Tags: oroville dam | california | mold | spillway

At Oroville Dam, the Little Dutch Boy Has Run Out of Fingers

Image: At Oroville Dam, the Little Dutch Boy Has Run Out of Fingers
A view of of the heavily damaged spillway at Lake Oroville on April 11, 2017, in Oroville, California. (Justin Sullivan/Getty Images)

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Saturday, 12 Aug 2017 12:43 PM Current | Bio | Archive

I think we have reached the “Mommy make it stop!” point for residents in the vicinity of California’s Oroville Dam. The distinction of living near the nation’s tallest dam is fast losing its allure.

Let me walk you through the high points.

Living next to the dam during the Golden State’s drought was no problemo. Over time became the landscape became brown and blasted but it didn’t create any problems with the dam. Then came the rain.

Ending California’s multi-year drought was good news for farmers and fish but Oroville residents would have preferred a more gradual conclusion. A return to normal rainfall that was as slow as the onset of the drought would have been nice.

That wasn’t the way it worked out. Mother Nature decided to make up for years of no rain in just a few soaking months. When you have the nation’s tallest dam, you also have the nation’s tallest spillway. It should have come as no surprise to the states dam “experts” that water cascading down a spillway of that design would be gathering a real head of steam.

But it was a surprise. The impact of water hitting the spillway at 70 mph far exceeded the design specs and the spillway began to fail. Sensing a potential disaster, officials issued a mandatory evacuation order for almost 100,000 residents.

The dam held. This summer the state started blowing up the spillway with a series of “controlled” explosions. Bureaucrats with dynamite are never a comforting thought, but that evidently went off without a hitch.

But during the repair process area wildfires starting consuming the new brush produced by the rain and a portion of the area was evacuated until the fire was contained.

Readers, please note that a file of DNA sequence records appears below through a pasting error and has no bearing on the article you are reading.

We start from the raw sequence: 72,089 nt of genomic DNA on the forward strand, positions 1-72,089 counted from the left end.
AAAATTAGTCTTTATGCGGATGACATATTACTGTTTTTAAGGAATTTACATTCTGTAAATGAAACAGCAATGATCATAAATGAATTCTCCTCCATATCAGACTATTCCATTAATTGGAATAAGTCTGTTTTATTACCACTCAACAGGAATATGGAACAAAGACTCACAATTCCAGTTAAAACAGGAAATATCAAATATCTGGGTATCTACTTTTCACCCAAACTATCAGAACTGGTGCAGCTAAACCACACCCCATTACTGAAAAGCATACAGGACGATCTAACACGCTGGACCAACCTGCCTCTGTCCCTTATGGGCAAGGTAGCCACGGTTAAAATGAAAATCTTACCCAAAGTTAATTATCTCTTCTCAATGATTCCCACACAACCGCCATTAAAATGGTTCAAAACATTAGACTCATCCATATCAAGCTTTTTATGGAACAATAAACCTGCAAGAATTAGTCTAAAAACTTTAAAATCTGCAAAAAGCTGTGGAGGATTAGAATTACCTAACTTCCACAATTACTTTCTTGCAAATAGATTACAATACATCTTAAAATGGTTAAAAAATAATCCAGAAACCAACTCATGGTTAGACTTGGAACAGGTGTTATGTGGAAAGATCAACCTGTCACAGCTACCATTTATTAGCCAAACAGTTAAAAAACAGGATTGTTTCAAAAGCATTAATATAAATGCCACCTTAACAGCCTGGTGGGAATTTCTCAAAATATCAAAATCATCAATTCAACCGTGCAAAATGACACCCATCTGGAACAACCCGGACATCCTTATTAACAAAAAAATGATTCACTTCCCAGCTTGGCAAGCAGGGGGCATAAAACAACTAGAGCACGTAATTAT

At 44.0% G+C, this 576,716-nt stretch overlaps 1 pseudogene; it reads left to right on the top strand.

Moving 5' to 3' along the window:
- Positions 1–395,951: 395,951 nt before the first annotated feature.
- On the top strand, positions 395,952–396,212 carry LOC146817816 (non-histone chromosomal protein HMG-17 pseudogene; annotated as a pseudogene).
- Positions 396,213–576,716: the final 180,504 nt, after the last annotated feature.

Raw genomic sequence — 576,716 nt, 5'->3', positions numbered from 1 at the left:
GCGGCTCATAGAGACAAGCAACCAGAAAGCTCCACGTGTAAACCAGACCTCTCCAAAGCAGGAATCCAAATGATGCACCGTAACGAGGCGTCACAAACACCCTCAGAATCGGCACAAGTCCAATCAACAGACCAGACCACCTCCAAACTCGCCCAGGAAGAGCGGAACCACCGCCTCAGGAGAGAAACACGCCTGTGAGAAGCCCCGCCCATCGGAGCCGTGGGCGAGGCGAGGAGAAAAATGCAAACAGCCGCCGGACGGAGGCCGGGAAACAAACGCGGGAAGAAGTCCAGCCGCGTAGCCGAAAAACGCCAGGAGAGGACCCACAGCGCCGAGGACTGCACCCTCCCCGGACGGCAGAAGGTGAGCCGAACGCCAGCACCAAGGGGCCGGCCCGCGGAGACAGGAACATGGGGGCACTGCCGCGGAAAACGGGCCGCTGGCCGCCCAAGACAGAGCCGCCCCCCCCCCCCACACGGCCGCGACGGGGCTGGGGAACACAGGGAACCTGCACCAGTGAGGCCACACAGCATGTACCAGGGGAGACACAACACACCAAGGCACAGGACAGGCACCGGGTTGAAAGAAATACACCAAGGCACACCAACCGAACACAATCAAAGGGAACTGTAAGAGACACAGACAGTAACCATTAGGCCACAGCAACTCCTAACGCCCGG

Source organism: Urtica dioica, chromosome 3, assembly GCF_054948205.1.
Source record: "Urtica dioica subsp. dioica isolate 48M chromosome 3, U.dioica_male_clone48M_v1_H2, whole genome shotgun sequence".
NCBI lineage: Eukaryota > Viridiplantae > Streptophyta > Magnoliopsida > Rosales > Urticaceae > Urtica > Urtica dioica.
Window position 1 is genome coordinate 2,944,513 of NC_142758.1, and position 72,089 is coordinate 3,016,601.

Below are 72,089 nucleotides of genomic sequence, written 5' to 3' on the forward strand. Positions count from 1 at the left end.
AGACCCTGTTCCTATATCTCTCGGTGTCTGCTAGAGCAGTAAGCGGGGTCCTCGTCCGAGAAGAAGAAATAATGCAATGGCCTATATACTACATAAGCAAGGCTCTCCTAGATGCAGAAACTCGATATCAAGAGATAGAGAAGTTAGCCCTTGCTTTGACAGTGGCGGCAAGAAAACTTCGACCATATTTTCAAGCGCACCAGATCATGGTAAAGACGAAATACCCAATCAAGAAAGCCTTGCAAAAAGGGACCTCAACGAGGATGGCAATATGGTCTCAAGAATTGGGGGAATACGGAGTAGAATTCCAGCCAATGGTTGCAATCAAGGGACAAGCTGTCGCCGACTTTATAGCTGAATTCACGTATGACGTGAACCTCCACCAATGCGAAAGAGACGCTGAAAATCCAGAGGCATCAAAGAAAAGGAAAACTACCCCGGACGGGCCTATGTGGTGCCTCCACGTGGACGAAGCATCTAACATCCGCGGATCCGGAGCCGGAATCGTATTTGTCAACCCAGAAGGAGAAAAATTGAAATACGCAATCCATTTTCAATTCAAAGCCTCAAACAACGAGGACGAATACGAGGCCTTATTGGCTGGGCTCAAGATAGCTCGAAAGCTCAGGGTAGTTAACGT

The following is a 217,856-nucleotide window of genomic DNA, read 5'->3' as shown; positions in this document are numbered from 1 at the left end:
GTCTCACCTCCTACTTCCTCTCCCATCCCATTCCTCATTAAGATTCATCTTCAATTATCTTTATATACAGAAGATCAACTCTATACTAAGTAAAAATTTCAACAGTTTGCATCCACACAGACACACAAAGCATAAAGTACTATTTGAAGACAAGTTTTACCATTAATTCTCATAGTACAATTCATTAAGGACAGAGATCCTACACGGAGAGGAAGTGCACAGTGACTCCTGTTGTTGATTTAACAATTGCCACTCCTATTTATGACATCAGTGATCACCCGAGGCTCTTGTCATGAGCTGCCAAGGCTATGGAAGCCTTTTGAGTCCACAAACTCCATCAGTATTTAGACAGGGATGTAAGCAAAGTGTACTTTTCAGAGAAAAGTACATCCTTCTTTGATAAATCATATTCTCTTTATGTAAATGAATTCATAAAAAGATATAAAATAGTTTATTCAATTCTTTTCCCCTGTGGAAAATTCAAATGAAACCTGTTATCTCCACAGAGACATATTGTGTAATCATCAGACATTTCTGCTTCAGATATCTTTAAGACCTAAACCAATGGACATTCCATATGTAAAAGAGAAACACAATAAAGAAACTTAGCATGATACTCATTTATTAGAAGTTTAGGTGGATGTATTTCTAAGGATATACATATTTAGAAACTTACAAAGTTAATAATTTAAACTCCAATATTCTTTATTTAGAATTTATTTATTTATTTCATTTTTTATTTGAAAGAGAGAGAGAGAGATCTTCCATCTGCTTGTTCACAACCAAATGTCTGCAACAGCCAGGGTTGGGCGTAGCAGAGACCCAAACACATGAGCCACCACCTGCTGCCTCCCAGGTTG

Now the latest calamity for area residents is mold on the dam.

Well, if not mold at least green spots. SFGate.com reports that, “A 15­member team at UC Berkeley…issued a report through the university's Center for Catastrophic Risk Management…reveals that a wet area on the dam where the grass is lush — and appear as green spots — might be the result of a slow leak that could lead the dam to breach.”

The report states, “Oroville Dam may be facing a breach danger from a serious and a dangerous form of a slow motion failure mode of the left abutment of the dam.”

Naturally the same state “experts” that said the spillway was just fine before the rain are now assuring residents the mold, er green spots, are just fine, too. (One wonders if any of these experts live in the area and have to rely on the accuracy of their predictions like Oroville dam residents do?)

The state, which may be channeling SNL’s Tommy Flanagan, says the green spots are just vegetation caused by low spots where rain collects or a spring that happens to run uphill.

For some reason this denial doesn’t create a warm, fuzzy feeling among area residents.

My advice would be for the state, the Center for Catastrophic Risk Management, and local officials to sit down in the same room and hash out a solution for the Oroville Dam. That way residents can go back to discussing normal topics. Like the weather.

Michael Reagan, the eldest son of President Reagan, is a Newsmax TV analyst. A syndicated columnist and author, he chairs The Reagan Legacy Foundation. Michael is an in-demand speaker with Premiere speaker’s bureau. Read more reports from Michael Reagan — Go Here Now.

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I think we have reached the “Mommy make it stop!” point for residents in the vicinity of California’s Oroville Dam. The distinction of living near the nation’s tallest dam is fast losing its allure.
oroville dam, california, mold, spillway
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2017-43-12
Saturday, 12 Aug 2017 12:43 PM
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